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Most of guns stolen from LAPD may have hit black market

Just three of about 30 weapons taken from a SWAT building have been found. Police had altered the guns to fire only plastic pellets, but it's possible to convert them back to lethal use.

October 29, 2011|By Joel Rubin, Los Angeles Times
  • LAPD SWAT team members in April as they monitor a gunman in Sylmar.
LAPD SWAT team members in April as they monitor a gunman in Sylmar. (Robert Gauthier, Los Angeles…)

All but three guns in a cache of weapons stolen earlier this month from an unguarded building used by the Los Angeles Police Department's SWAT unit remain missing and may have been sold or traded on the black market, police said Friday.

Police arrested two men on suspicion of committing the heist and three others for allegedly possessing the recovered weapons, said Cmdr. Andrew Smith. Much to police officials' dismay, however, the rest of the roughly 30 weapons stolen were not found in the suspects' possession.

Although the weapons, which included MP-5 submachine guns and large-caliber handguns, had been altered by police to fire only plastic pellets for training exercises, it is possible for them to be converted back to lethal use. LAPD Chief Charlie Beck and other police officials have downplayed that possibility, although gun experts and online tutorials suggest that the process is relatively easy and requires only a few parts.

The company that manufactures the conversion kits used by the LAPD has an instructional video on its website that walks a viewer through the steps of returning an MP-5 to its original form in about five minutes.

The apparent sloppiness of the involved SWAT officers seemed to worsen Friday, when police acknowledged that one of the three guns recovered was an AR-15 assault rifle, which also had been converted for training, that officers either did not know had been stolen or failed to report as missing.

The two men who allegedly broke into the building were "low-level burglars" who were looking to strip the building of copper wiring to sell to support their drug habits, Smith said. "They just happened to get lucky with the guns…and got rid of them as quickly as they could," he said.

Police are continuing to try to find the weapons, but don't know how many people may have bought guns from the men or any of their identities, Smith said. It is also possible the suspects have stashed the guns, police officials said.

While investigators pursued leads in the days after the incident, police officials opted not to announce word of the stolen weapons; they acknowledged the theft only after receiving inquiries from The Times.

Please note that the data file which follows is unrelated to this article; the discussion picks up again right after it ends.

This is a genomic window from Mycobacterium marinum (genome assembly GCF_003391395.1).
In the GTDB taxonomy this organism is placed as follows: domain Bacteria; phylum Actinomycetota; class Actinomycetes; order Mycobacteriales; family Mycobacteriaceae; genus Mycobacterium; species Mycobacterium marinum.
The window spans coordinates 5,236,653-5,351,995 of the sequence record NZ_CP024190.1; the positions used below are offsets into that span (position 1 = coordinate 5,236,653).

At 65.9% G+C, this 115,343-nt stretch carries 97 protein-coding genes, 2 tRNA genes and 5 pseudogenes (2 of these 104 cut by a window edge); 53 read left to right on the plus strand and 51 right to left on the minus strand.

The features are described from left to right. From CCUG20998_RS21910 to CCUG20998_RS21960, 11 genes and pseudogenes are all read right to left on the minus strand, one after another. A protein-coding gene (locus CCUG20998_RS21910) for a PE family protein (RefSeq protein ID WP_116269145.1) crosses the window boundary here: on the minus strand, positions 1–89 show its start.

At the time, Deputy Chief Michael Downing said officers on Oct. 12 left the weapons in locked carrying cases on the first floor of a vacant downtown building. The building, once home to garment manufacturing companies, had been donated to the LAPD for SWAT training exercises. Members of the elite unit, which is called on to handle hostage situations and other high-risk crises, were scheduled to train at the facility the following morning.

Although the thieves had to cut through bolt locks on three doors and force their way through a metal roll gate to get to the guns, the theft nonetheless was embarrassing for the SWAT unit. Serving in the unit is one of the most prestigious assignments in the department, and members are entrusted with specialized weaponry and trained to methodically think through the possible outcomes of situations before acting.

The decision to leave the guns in the building overnight violated department safety procedures, Downing said. "Appropriate measures" had been taken in response to the gaffe, he said, although he declined to say if any officers were facing discipline.

In light of the discovery of the AR-15 assault rifle, SWAT is conducting a thorough count of its weapons to confirm which ones were stolen, Smith said. Police officials, however, said last week that SWAT had already undertaken such a count to resolve confusion over the type and number of guns missing. Police initially reported that 21 of the submachine guns and 12 .45-caliber handguns had been taken. They later revised that to 15 of each, but made no mention of the rifle.

Anxious to recover the weapons, senior LAPD officials assigned several of the department's top detectives from the Major Crimes and Commercial Crimes divisions to the case. Their break came when detectives received a tip from an acquaintance of one of the suspects, said police sources with knowledge of the investigation who requested anonymity because they were not authorized to discuss details of the probe.

Thursday morning police raided houses where the suspects were thought to have stashed the weapons. At one point police were led to believe the guns had been buried in a backyard, but they found nothing when they dug, Smith said. It was not immediately clear where the three guns were discovered.

The two men arrested on suspicion of burglary are Richard Velasco, 29, and Gilbert Salcedo, 41. Gerardo Vasquez, 24, William Vasquez, 28, and Mauricio Hernandez, 31, were arrested on suspicion of possessing an assault weapon.

It was not known whether the burglars were aware they were breaking into an LAPD building. Police, however, made no secret of the fact that the facility was used by SWAT for training. The officers could be seen coming and going and sometimes put on public demonstrations there.

joel.rubin@latimes.com

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